If you want ideal prospects to choose you over any number of other highly qualified professional advisers then you must have the ability to succinctly articulate what makes working with you special. Why should they choose you?
This is often referred to as having a “Unique Selling Proposition”, or USP. While the concept has its detractors there is no doubt that in professional services those who position themselves better through clearly articulating why they are the right choice for certain consumers tend to do get a lot more business than those in “the sea of sameness”.
A good USP is the thing that in a moment makes a potential customer think: “Aha! – I am interested in talking to YOU about this particular issue”.
Being able to have consumers think that is the difference between merely making a living, or making a mint.
So how does one go about defining their USP?
You have to think honestly about what makes you different, and how you deliver value, and then be able to capture that in a simple statement that people can get, or get intrigued by, in moments….it is not a 5 minute job to work out for most people. In fact it is something that you might be constantly thinking about and working on for many many months. Or years.
To get on track with defining your own USP there are just 3 essential questions that you need to be able to answer, as they lead you to the essence of what makes you special, and why somebody should deal with you.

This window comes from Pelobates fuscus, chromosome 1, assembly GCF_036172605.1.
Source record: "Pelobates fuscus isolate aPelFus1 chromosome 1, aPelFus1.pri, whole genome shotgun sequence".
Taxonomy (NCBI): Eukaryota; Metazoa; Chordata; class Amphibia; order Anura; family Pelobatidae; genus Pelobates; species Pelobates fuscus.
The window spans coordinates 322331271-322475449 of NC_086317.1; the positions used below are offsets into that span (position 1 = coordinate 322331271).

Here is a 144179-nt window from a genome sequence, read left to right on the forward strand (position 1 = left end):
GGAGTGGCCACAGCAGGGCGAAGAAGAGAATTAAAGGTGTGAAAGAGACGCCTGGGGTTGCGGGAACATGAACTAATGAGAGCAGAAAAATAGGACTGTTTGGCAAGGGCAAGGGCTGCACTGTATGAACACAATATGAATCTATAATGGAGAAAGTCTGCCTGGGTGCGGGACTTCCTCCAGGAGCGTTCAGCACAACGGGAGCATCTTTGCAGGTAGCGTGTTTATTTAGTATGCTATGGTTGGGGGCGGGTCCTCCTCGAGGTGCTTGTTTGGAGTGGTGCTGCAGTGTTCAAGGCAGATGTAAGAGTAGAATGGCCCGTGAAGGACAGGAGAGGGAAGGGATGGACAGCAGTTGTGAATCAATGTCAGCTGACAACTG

1. What do I really do for the people I work with?
(Note: not what are the mechanics or functions of my job, but what things do I achieve for them)
2. What am I genuinely passionate about (when it comes to my profession)?
(Note: “passionate” is an over-used word, but think about what you would do for no financial reward (if you could), because you genuinely love doing it)
3. How does what I do, and what I am passionate about, combine to make a fantastic difference to another person?
(Note: This is the toughest one to work out – and is the centre, or the essence, of a great USP)
Some good (but not GREAT) examples:
“what makes me unique is my ability to grasp complex technical information REALLY quickly, and provide practical simple solutions straight away that clients can benefit from.”
“what makes me unique is my ability to positively influence people to change their thinking on how their financial future can be, and then help them make it happen the way they want it to.”
“I am great at being able to to stay focused on the end goal for my clients, and to be able to adapt their plan for them as the world changes so they are always on track to achieve their big goals.”
“I am the best in the business at taking complex financial problems onboard, and delivering simple solutions that work for my clients. I make their financial issues easy for them to fix.”
There is a common structure here in articulating the USP. Being able to describe something different about you in comparison to others, focusing then on the key function that you perform better than others, and then translating that into the core benefit for the client.
Simplistically, the formula for a great USP could be described as:
My brilliance + my passion = Your gain
It IS hard distilling all that you know, and all that you can do, into a simple sound-bite that people can grab, and understand, in moments. If you are able to though, you will find that more prospective clients engage you in preference to your competitors.
Related: A Value Proposition Is Simply About the Value for THEM